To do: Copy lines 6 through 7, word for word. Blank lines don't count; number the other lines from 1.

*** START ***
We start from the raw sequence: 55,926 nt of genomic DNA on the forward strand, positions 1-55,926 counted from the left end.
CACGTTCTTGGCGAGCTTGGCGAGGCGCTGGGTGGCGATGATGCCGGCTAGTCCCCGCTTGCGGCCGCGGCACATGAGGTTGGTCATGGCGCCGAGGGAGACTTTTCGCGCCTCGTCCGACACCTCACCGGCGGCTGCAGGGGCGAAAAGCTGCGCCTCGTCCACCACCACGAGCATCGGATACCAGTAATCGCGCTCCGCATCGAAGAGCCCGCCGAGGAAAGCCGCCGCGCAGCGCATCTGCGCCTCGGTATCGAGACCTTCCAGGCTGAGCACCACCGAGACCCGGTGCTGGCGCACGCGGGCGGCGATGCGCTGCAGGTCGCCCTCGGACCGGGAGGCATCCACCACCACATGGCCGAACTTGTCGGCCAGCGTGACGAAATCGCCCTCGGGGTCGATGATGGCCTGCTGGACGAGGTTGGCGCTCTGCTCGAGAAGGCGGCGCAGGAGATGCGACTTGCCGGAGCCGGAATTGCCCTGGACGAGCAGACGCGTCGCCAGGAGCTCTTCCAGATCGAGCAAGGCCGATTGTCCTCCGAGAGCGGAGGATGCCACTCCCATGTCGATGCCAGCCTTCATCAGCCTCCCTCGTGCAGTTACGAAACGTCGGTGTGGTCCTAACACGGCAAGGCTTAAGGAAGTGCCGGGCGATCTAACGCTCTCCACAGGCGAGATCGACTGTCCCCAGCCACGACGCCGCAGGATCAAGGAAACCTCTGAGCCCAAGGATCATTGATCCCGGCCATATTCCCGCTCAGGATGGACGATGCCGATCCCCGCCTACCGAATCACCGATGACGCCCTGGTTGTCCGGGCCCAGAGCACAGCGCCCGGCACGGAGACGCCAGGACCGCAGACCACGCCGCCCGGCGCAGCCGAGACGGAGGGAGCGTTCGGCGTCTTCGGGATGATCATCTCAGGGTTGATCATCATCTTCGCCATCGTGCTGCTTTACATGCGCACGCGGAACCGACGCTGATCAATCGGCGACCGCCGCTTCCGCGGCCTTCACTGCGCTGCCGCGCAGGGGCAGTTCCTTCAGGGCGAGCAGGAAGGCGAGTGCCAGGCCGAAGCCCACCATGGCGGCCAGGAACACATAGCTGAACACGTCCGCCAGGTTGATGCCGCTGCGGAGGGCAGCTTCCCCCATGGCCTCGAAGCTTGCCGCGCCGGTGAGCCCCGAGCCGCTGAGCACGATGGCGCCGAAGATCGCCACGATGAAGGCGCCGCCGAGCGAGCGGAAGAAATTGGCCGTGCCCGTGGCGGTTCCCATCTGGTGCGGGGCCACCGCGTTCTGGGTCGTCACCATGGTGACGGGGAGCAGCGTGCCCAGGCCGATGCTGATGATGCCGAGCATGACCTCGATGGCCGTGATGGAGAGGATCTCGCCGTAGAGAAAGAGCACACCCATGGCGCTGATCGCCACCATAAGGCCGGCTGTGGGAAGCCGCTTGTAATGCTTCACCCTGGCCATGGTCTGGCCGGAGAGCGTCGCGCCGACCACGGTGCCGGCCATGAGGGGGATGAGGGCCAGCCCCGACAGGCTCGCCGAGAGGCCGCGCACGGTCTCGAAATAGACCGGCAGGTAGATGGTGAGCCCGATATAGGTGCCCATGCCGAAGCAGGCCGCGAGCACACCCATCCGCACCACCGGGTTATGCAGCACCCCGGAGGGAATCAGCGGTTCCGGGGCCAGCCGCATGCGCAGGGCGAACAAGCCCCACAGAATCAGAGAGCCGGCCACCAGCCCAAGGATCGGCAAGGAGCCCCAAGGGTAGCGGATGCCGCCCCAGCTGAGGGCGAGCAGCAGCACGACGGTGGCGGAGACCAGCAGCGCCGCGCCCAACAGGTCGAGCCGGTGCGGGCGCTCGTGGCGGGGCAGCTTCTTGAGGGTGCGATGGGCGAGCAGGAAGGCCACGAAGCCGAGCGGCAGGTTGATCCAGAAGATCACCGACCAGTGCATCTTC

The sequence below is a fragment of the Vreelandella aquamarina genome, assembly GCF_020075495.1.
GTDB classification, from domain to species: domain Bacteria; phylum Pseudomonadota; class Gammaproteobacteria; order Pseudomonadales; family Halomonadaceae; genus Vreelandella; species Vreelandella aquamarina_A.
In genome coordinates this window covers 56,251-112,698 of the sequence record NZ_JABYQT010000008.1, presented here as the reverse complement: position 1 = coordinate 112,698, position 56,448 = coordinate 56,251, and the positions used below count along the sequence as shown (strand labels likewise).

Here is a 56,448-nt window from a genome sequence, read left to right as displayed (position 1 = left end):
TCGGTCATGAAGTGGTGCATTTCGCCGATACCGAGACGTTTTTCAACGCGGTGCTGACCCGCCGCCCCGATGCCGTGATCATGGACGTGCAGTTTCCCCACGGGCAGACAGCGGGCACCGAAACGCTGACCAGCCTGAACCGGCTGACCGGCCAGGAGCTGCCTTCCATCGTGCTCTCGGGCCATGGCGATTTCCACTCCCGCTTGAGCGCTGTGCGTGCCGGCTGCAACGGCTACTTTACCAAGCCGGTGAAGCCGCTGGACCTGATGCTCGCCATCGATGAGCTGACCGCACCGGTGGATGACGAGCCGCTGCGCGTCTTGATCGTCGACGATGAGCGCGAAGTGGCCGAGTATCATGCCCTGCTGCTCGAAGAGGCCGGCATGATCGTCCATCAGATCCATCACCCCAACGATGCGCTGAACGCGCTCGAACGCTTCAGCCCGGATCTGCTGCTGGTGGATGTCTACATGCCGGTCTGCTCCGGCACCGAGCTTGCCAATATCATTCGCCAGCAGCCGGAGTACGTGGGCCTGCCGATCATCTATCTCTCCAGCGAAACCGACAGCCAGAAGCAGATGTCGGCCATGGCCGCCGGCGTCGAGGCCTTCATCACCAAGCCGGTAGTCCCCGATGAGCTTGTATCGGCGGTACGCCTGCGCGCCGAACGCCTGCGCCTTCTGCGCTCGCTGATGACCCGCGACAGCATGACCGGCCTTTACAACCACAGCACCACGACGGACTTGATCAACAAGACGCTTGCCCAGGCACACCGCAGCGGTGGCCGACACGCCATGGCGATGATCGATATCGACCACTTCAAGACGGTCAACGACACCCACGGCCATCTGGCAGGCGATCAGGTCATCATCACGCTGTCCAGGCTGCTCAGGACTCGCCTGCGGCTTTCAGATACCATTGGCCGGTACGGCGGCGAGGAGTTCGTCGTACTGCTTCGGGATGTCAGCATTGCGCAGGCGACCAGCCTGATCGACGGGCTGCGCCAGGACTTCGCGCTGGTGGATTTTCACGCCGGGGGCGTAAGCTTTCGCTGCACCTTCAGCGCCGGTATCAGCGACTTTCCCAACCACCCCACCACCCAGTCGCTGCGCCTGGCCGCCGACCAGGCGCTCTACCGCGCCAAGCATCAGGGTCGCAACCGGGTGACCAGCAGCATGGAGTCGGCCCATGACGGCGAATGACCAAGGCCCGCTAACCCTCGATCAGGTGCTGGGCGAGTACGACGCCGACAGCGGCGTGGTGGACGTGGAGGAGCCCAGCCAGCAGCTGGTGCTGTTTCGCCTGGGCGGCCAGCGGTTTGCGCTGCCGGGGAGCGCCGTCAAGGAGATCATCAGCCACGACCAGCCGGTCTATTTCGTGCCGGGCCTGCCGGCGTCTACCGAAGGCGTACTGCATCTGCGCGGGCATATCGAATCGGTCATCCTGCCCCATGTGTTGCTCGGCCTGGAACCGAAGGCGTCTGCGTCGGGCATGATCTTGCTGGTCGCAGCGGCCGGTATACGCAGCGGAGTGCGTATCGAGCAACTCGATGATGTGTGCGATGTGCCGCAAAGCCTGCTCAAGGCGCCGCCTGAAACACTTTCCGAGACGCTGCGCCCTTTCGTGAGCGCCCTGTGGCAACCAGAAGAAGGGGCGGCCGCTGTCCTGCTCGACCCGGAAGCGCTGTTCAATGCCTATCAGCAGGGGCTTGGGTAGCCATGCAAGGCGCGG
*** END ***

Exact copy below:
Here is a 56,448-nt window from a genome sequence, read left to right as displayed (position 1 = left end):
TCGGTCATGAAGTGGTGCATTTCGCCGATACCGAGACGTTTTTCAACGCGGTGCTGACCCGCCGCCCCGATGCCGTGATCATGGACGTGCAGTTTCCCCACGGGCAGACAGCGGGCACCGAAACGCTGACCAGCCTGAACCGGCTGACCGGCCAGGAGCTGCCTTCCATCGTGCTCTCGGGCCATGGCGATTTCCACTCCCGCTTGAGCGCTGTGCGTGCCGGCTGCAACGGCTACTTTACCAAGCCGGTGAAGCCGCTGGACCTGATGCTCGCCATCGATGAGCTGACCGCACCGGTGGATGACGAGCCGCTGCGCGTCTTGATCGTCGACGATGAGCGCGAAGTGGCCGAGTATCATGCCCTGCTGCTCGAAGAGGCCGGCATGATCGTCCATCAGATCCATCACCCCAACGATGCGCTGAACGCGCTCGAACGCTTCAGCCCGGATCTGCTGCTGGTGGATGTCTACATGCCGGTCTGCTCCGGCACCGAGCTTGCCAATATCATTCGCCAGCAGCCGGAGTACGTGGGCCTGCCGATCATCTATCTCTCCAGCGAAACCGACAGCCAGAAGCAGATGTCGGCCATGGCCGCCGGCGTCGAGGCCTTCATCACCAAGCCGGTAGTCCCCGATGAGCTTGTATCGGCGGTACGCCTGCGCGCCGAACGCCTGCGCCTTCTGCGCTCGCTGATGACCCGCGACAGCATGACCGGCCTTTACAACCACAGCACCACGACGGACTTGATCAACAAGACGCTTGCCCAGGCACACCGCAGCGGTGGCCGACACGCCATGGCGATGATCGATATCGACCACTTCAAGACGGTCAACGACACCCACGGCCATCTGGCAGGCGATCAGGTCATCATCACGCTGTCCAGGCTGCTCAGGACTCGCCTGCGGCTTTCAGATACCATTGGCCGGTACGGCGGCGAGGAGTTCGTCGTACTGCTTCGGGATGTCAGCATTGCGCAGGCGACCAGCCTGATCGACGGGCTGCGCCAGGACTTCGCGCTGGTGGATTTTCACGCCGGGGGCGTAAGCTTTCGCTGCACCTTCAGCGCCGGTATCAGCGACTTTCCCAACCACCCCACCACCCAGTCGCTGCGCCTGGCCGCCGACCAGGCGCTCTACCGCGCCAAGCATCAGGGTCGCAACCGGGTGACCAGCAGCATGGAGTCGGCCCATGACGGCGAATGACCAAGGCCCGCTAACCCTCGATCAGGTGCTGGGCGAGTACGACGCCGACAGCGGCGTGGTGGACGTGGAGGAGCCCAGCCAGCAGCTGGTGCTGTTTCGCCTGGGCGGCCAGCGGTTTGCGCTGCCGGGGAGCGCCGTCAAGGAGATCATCAGCCACGACCAGCCGGTCTATTTCGTGCCGGGCCTGCCGGCGTCTACCGAAGGCGTACTGCATCTGCGCGGGCATATCGAATCGGTCATCCTGCCCCATGTGTTGCTCGGCCTGGAACCGAAGGCGTCTGCGTCGGGCATGATCTTGCTGGTCGCAGCGGCCGGTATACGCAGCGGAGTGCGTATCGAGCAACTCGATGATGTGTGCGATGTGCCGCAAAGCCTGCTCAAGGCGCCGCCTGAAACACTTTCCGAGACGCTGCGCCCTTTCGTGAGCGCCCTGTGGCAACCAGAAGAAGGGGCGGCCGCTGTCCTGCTCGACCCGGAAGCGCTGTTCAATGCCTATCAGCAGGGGCTTGGGTAGCCATGCAAGGCGCGG